Bowel incontinence exercises
Bowel incontinence is the involuntary loss of flatus (wind), liquid or solid stool. It is usually unpredictable and can be a very isolating and embarrassing problem. The severity of bowel incontinence and how it affects daily life varies from person to person. Many people live with the problem for a long time before they seek help.
Symptoms vary and people may experience one or a combination of problems. Incontinence can occur for several reasons and maybe due to a problem with the muscles, nerves or structure of the bowel. The most common reasons which cause muscles damage or weakness include: childbirth, aging, coughing and constipation. However sometimes there is no obvious reason why you maybe experiencing problems.
Symptoms of bowel incontinenceShow [+]Hide [-]
- Needing to go to the toilet urgently or being unaware of passing a stool
- Unable to get to the toilet on time before passing a stool
- Unable to control wind
- Difficulty in passing a stool
- Leakage after passing a stool
- Needing to support the muscles with your hand when passing a stool
- Difficult in wiping the anus clean, often needing to use lots of toilet paper
- Experiencing marking on underwea,r or pads, which may be worse when exercising or going for a long walk.
- Incontinence of urine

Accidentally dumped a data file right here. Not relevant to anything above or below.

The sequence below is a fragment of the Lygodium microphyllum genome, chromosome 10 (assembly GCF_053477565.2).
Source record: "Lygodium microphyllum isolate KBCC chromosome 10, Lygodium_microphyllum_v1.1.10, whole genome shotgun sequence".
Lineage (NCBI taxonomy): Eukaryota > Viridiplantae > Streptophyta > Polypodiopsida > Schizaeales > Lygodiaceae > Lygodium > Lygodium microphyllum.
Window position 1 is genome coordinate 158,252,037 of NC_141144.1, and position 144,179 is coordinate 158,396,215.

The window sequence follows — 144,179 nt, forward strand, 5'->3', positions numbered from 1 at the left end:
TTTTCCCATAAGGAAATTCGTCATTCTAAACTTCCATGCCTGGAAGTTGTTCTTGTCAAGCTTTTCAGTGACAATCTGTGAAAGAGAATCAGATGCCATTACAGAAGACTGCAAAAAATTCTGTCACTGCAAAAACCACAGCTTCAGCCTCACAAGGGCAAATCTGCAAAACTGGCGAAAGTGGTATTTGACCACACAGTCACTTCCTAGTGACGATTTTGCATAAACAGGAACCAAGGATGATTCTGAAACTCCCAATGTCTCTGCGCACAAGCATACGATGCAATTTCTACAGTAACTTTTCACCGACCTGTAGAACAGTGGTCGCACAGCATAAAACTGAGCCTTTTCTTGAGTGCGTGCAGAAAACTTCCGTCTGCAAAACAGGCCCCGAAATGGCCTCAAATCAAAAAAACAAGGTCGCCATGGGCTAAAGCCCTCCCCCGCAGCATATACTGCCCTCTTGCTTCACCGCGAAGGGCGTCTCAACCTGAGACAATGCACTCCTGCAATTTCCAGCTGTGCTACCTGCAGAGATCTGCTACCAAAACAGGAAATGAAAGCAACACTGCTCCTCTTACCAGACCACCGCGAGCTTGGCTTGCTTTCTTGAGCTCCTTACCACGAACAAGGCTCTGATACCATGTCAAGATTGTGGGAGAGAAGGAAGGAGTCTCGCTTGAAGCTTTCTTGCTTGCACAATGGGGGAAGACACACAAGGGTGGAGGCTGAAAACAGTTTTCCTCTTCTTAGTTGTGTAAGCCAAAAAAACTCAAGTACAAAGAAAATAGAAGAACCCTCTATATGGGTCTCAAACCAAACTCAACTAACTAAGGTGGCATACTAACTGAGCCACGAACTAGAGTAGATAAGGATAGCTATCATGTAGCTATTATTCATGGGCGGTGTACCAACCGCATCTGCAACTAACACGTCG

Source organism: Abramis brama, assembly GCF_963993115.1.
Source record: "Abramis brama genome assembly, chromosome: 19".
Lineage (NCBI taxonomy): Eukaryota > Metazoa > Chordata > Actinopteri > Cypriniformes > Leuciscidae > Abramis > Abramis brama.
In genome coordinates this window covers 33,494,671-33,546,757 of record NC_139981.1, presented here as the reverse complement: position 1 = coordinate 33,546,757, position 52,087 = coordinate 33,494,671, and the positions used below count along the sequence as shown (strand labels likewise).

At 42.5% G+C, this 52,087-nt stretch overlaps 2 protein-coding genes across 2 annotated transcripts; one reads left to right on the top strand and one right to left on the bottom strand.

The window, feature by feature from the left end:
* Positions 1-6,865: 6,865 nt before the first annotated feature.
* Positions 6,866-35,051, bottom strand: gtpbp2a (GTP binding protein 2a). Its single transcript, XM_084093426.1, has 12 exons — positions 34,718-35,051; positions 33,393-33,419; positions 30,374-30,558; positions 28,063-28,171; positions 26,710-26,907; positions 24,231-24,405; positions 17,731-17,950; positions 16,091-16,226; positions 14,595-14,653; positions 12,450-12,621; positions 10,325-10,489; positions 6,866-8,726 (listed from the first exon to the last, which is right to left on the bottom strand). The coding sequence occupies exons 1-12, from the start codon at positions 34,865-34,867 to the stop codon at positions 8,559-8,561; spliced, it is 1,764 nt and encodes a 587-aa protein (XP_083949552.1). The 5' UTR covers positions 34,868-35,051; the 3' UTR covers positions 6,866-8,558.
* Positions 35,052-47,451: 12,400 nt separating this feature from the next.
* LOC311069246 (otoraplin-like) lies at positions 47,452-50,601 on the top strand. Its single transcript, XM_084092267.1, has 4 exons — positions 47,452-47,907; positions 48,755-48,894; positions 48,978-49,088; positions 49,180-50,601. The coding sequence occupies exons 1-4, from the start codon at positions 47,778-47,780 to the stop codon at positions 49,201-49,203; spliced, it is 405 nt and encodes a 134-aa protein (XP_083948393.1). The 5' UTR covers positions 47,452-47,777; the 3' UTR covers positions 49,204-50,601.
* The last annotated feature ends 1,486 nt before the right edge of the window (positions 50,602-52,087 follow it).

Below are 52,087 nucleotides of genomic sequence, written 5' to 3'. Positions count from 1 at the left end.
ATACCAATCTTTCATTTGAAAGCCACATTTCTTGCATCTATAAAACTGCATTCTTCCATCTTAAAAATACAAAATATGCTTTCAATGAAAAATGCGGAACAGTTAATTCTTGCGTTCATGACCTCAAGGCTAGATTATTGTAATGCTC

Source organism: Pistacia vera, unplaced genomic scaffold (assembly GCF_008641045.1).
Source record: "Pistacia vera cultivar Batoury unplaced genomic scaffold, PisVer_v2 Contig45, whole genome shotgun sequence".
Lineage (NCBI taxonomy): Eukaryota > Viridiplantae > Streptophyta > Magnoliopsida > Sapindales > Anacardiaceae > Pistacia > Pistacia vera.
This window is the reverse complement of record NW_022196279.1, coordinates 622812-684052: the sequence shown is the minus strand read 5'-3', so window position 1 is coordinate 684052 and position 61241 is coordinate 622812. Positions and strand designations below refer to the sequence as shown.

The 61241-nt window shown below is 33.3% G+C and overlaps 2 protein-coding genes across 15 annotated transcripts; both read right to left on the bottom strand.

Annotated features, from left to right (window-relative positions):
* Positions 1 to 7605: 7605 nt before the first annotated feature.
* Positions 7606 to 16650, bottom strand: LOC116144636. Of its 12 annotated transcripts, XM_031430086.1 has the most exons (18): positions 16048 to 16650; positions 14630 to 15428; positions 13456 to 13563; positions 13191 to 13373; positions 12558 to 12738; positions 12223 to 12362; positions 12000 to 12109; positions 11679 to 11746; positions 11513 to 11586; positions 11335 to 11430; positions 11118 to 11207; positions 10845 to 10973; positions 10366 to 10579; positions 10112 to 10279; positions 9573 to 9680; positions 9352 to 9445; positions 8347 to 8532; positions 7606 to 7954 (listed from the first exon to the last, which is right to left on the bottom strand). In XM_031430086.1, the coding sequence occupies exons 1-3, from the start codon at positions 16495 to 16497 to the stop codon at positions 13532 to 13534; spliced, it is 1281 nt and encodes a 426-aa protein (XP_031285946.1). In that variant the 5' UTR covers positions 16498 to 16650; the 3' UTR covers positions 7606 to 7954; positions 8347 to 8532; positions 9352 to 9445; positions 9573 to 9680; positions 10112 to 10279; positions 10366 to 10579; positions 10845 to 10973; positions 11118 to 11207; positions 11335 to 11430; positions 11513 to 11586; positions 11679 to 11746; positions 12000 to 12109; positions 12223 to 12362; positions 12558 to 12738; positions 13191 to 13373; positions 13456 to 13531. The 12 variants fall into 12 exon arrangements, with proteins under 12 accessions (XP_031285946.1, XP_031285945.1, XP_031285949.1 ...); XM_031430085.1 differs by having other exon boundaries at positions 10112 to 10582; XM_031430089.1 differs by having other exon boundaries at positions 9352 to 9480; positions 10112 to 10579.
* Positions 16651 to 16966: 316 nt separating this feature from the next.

Research suggests that anal sphincter and pelvic floor exercises are an effective treatment for bowel incontinence. They can help strengthen the muscles surrounding the bowel and improve its function. This can help prevent or reduce episodes of incontinence. These exercises are appropriate for all people except women who have had pelvic floor surgery in the past six weeks.
Anal sphincter and pelvic floor musclesShow [+]Hide [-]
The lower end of the bowel is called the back passage or anus. The anus is surrounded by two muscular rings known as the external and internal sphincter muscles. Lying above these sphincters is the pelvic floor.
The pelvic floor muscles are the firm supportive muscles that stretch from your coccyx bone at the base of your spine to the pubic bone at the front of your pelvis. The pelvic floor muscles are important to help to hold your bladder, womb and bowel in place.
The pelvic floor works with the anal sphincter muscles. When the muscles are well toned the internal sphincter and pelvic floor are automatically gently contracted, closing the anus to prevent leakage. You do not usually have to think about contracting these muscles. They squeeze more firmly when you laugh or cough to avoid leakage. If you experience a loose stool or need to “hang on” you can squeeze your external anal sphincter and if your muscles are strong enough you should be able to wait until you reach a toilet. When you are ready to go to the toilet and are sitting these muscles relax and a stool is passed.
If one or either of these muscles has been damaged or is weak incontinence may occur.
How anal sphincter and pelvic floor muscle exercises help improve bowel weaknessShow [+]Hide [-]
As a result of carrying out specific exercises the external anal sphincter can strengthen and improve the ability to hold on. It can take several months for the muscles to improve your incontinence problem therefore exercising requires your commitment.